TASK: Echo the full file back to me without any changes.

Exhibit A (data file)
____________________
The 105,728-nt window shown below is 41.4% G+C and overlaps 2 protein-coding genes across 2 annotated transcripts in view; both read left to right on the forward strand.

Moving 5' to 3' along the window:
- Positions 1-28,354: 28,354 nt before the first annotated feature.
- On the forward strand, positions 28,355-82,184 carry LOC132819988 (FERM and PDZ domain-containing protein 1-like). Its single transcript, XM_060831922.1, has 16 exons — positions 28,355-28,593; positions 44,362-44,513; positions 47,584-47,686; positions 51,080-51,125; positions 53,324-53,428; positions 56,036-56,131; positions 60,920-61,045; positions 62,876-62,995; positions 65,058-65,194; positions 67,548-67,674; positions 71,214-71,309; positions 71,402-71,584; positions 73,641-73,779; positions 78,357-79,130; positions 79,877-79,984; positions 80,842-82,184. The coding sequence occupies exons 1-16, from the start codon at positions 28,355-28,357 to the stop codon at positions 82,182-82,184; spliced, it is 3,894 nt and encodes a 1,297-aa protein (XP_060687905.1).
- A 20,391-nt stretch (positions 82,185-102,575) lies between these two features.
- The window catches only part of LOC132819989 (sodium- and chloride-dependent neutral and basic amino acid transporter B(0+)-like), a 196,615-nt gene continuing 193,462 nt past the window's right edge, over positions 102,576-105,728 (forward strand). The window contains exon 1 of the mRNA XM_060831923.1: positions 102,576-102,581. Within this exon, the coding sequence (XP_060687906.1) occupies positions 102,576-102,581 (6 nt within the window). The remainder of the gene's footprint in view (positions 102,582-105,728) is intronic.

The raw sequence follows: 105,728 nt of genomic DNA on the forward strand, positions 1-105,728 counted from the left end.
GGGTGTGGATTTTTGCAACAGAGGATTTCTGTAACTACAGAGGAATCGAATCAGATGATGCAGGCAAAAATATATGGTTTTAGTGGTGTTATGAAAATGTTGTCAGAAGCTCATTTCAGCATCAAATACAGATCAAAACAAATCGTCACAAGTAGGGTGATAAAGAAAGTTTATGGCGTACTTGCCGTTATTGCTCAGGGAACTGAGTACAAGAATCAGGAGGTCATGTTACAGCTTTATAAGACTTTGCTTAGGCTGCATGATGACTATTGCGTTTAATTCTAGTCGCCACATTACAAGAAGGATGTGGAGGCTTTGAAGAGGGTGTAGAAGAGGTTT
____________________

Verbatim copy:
The 105,728-nt window shown below is 41.4% G+C and overlaps 2 protein-coding genes across 2 annotated transcripts in view; both read left to right on the forward strand.

Moving 5' to 3' along the window:
- Positions 1-28,354: 28,354 nt before the first annotated feature.
- On the forward strand, positions 28,355-82,184 carry LOC132819988 (FERM and PDZ domain-containing protein 1-like). Its single transcript, XM_060831922.1, has 16 exons — positions 28,355-28,593; positions 44,362-44,513; positions 47,584-47,686; positions 51,080-51,125; positions 53,324-53,428; positions 56,036-56,131; positions 60,920-61,045; positions 62,876-62,995; positions 65,058-65,194; positions 67,548-67,674; positions 71,214-71,309; positions 71,402-71,584; positions 73,641-73,779; positions 78,357-79,130; positions 79,877-79,984; positions 80,842-82,184. The coding sequence occupies exons 1-16, from the start codon at positions 28,355-28,357 to the stop codon at positions 82,182-82,184; spliced, it is 3,894 nt and encodes a 1,297-aa protein (XP_060687905.1).
- A 20,391-nt stretch (positions 82,185-102,575) lies between these two features.
- The window catches only part of LOC132819989 (sodium- and chloride-dependent neutral and basic amino acid transporter B(0+)-like), a 196,615-nt gene continuing 193,462 nt past the window's right edge, over positions 102,576-105,728 (forward strand). The window contains exon 1 of the mRNA XM_060831923.1: positions 102,576-102,581. Within this exon, the coding sequence (XP_060687906.1) occupies positions 102,576-102,581 (6 nt within the window). The remainder of the gene's footprint in view (positions 102,582-105,728) is intronic.

The raw sequence follows: 105,728 nt of genomic DNA on the forward strand, positions 1-105,728 counted from the left end.
GGGTGTGGATTTTTGCAACAGAGGATTTCTGTAACTACAGAGGAATCGAATCAGATGATGCAGGCAAAAATATATGGTTTTAGTGGTGTTATGAAAATGTTGTCAGAAGCTCATTTCAGCATCAAATACAGATCAAAACAAATCGTCACAAGTAGGGTGATAAAGAAAGTTTATGGCGTACTTGCCGTTATTGCTCAGGGAACTGAGTACAAGAATCAGGAGGTCATGTTACAGCTTTATAAGACTTTGCTTAGGCTGCATGATGACTATTGCGTTTAATTCTAGTCGCCACATTACAAGAAGGATGTGGAGGCTTTGAAGAGGGTGTAGAAGAGGTTT